LAS VEGAS — Free agents? The Cubs don’t need no stinking free agents.
That’s the hope, anyway, as they manage their tight budget the rest of the offseason, coming off their least-active winter meetings in decades.
In fact, the Cubs already have their lefty-slugging, outfield-playing Bryce Harper on the roster.
Even if he looks more like Kyle Schwarber.
Say hello to the other big hope and a prayer.
With all the focus turned inward for improving the lineup, nobody looks more important to what the Cubs hope to accomplish in 2019 than Schwarber.
Sure, Kris Bryant needs to have a healthy shoulder. Ian Happ needs to strike out less. Willson Contreras needs to refocus.
But the Cubs drafted Schwarber fourth overall in 2014 with big things in mind — as big as the 2015 and 2016 postseasons that made him an instant legend in Chicago.
And through an injury-plagued 2016, struggles in 2017, then under-the-radar progress in 2018, the Cubs have continually spurned trade overtures from other teams.
The Cubs still have bigger things in mind for the fireplug slugger who launched a postseason home run to the top of the right-field video board at Wrigley Field off a left-hander less then four months into his big-league -career.
Other teams keep asking about him. But the Cubs continue to hold firm.
“Nothing’s changed,” general manager Jed Hoyer said. “We really believe in him.”
From the day they drafted him, the Cubs raved about the clubhouse presence they thought Schwarber eventually would command — along with the power, the eye at the plate, the work ethic, the edge.
All of that is suddenly in especially high demand for this team heading into a season that team president Theo Epstein has called a “year of reckoning” for the organization.
Of course, it’s not fair to put the Harper-like expectation on Schwarber’s broad shoulders.
After a one-game exit from the playoffs, and having little space to navigate within a bloated payroll, the Cubs have few places to turn for needed offensive growth as they face a division race that looks even more difficult next year.
And both Schwarber and Cubs management have said repeatedly they see breakout potential on the horizon.
The biggest part of that is going to involve developing an effective enough approach against left-handers to join Bryant and Anthony Rizzo among manager Joe Maddon’s few every-day players.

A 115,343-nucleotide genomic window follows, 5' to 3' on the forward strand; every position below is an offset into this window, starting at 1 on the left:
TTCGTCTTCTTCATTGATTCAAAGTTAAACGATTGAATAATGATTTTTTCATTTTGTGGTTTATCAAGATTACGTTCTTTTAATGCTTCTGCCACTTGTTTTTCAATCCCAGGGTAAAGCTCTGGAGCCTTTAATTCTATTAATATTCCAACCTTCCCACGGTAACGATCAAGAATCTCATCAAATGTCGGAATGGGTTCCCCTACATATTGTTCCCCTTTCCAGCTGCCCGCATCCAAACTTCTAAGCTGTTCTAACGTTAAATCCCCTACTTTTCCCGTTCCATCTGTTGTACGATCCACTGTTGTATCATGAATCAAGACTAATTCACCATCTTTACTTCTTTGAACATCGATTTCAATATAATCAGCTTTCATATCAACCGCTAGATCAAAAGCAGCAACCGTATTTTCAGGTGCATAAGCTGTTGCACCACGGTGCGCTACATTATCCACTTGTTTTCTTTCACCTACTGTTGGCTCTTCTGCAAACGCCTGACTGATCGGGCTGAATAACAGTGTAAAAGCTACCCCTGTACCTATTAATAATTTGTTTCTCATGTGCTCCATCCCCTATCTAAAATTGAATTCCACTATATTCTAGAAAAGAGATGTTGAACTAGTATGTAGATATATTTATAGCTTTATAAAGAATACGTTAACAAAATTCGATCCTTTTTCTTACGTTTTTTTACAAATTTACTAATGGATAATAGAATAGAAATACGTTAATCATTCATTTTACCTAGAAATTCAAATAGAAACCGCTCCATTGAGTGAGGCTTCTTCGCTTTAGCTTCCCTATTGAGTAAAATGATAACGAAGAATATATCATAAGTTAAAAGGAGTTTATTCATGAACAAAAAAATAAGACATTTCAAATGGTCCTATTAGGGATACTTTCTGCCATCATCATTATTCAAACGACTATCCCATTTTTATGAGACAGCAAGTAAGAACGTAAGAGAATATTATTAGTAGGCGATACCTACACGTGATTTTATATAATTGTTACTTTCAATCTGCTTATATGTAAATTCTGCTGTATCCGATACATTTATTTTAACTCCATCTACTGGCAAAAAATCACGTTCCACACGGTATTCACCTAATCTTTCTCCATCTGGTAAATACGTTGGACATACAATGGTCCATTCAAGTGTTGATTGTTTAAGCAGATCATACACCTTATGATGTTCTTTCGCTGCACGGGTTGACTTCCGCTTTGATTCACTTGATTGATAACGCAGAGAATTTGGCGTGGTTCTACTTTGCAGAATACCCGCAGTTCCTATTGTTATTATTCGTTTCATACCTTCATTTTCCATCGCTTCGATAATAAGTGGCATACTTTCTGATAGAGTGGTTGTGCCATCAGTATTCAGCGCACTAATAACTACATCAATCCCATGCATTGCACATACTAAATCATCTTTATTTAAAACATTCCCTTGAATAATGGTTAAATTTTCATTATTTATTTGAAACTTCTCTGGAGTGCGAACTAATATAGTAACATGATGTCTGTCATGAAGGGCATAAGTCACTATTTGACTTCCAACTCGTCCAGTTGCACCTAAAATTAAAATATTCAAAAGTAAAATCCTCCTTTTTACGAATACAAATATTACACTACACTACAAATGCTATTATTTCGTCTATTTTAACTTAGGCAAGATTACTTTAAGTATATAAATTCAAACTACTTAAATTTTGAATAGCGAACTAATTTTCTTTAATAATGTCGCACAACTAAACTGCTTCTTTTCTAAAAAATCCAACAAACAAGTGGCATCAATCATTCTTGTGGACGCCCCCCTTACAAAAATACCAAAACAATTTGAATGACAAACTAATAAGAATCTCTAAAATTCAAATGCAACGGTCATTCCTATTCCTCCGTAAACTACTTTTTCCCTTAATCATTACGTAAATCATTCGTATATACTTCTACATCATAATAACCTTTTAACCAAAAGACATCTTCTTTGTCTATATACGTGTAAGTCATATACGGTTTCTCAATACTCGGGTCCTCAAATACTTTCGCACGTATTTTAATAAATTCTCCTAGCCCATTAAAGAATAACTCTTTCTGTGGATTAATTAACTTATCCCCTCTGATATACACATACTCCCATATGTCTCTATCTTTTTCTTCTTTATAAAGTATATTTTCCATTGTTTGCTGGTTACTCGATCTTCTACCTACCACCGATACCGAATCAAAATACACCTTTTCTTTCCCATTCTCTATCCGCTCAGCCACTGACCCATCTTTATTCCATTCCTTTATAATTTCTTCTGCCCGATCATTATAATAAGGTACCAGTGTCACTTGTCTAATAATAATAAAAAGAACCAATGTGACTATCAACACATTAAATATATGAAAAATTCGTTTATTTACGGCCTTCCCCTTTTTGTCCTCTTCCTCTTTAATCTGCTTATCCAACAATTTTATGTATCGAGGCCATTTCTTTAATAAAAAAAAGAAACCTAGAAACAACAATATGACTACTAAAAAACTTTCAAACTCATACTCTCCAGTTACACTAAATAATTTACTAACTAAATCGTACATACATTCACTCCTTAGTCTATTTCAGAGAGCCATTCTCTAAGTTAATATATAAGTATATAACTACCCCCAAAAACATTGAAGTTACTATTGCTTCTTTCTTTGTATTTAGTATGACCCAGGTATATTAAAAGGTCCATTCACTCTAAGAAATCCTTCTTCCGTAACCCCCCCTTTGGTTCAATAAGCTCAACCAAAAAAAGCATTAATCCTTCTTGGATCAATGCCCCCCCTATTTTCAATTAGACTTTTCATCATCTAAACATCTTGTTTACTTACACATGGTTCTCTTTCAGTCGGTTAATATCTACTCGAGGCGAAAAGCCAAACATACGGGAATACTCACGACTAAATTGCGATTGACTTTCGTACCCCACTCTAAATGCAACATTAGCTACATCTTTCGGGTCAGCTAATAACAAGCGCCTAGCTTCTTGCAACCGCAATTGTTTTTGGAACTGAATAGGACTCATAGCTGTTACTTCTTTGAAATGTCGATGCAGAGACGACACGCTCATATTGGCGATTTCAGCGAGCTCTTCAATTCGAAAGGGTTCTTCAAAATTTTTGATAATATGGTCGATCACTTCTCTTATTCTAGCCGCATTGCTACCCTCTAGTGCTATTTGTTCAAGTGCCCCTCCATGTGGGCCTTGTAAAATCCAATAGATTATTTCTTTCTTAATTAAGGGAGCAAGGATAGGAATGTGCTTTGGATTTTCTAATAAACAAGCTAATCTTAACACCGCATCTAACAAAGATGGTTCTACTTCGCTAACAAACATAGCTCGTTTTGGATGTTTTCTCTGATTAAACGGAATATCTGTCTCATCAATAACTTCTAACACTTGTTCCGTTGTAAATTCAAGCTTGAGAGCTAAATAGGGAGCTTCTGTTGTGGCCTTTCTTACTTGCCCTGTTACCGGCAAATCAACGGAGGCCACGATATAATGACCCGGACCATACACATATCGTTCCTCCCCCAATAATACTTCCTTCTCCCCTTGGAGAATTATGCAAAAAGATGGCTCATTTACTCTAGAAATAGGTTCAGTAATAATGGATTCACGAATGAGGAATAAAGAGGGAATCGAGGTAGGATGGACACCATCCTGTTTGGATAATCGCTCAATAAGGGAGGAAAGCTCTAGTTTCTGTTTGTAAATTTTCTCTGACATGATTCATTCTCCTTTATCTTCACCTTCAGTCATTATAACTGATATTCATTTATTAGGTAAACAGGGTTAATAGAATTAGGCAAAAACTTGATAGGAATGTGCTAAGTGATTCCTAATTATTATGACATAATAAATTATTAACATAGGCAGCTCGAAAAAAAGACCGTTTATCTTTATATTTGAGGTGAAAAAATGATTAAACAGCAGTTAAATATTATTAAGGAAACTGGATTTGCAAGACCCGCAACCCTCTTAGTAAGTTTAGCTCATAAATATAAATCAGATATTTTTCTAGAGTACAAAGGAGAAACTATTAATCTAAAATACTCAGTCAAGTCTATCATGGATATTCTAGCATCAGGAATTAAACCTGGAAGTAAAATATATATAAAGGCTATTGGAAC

It’s hard enough to make a Harper-like impact without getting platooned out of the lineup against lefties.
It also wouldn’t hurt to start looking to drive close outside pitches to left field more often than looking irritated when they’re called third strikes.
“We’ve got to get Kyle to the level he’s capable of,” Maddon said this week as he talked about some of his young hitters. “I’m not often into mechanical panaceas, but I do believe it might be more mechanical than anything. I know he’s working on stuff right now. I’m looking forward to talking with him when I get back down to Tampa.”
Despite his struggles, Schwarber hit 56 home runs in 996 plate appearances the last two seasons, including one per 9.9 balls he put in play.
Along the way, he had a career-high .356 on-base percentage last season despite hitting just .238, and worked hard enough in left field to turn himself into an average outfielder.
“Schwarb has got all the ability in the world, and who cares more than he does?” Maddon said.
Harper homered every 18.8 PAs the last two years, with a .388 on-base percentage last season.
Of course, it would be easier just to give Harper a megadeal and add him to an already good Cubs lineup — and even easier to make the case that ownership owes it to its often gouged fan base.
“Obviously, I understand that conversation, absolutely I do,” Maddon said. “But from our perspective we feel like we have a lot of that stuff already there that we’ve got to get more out of.”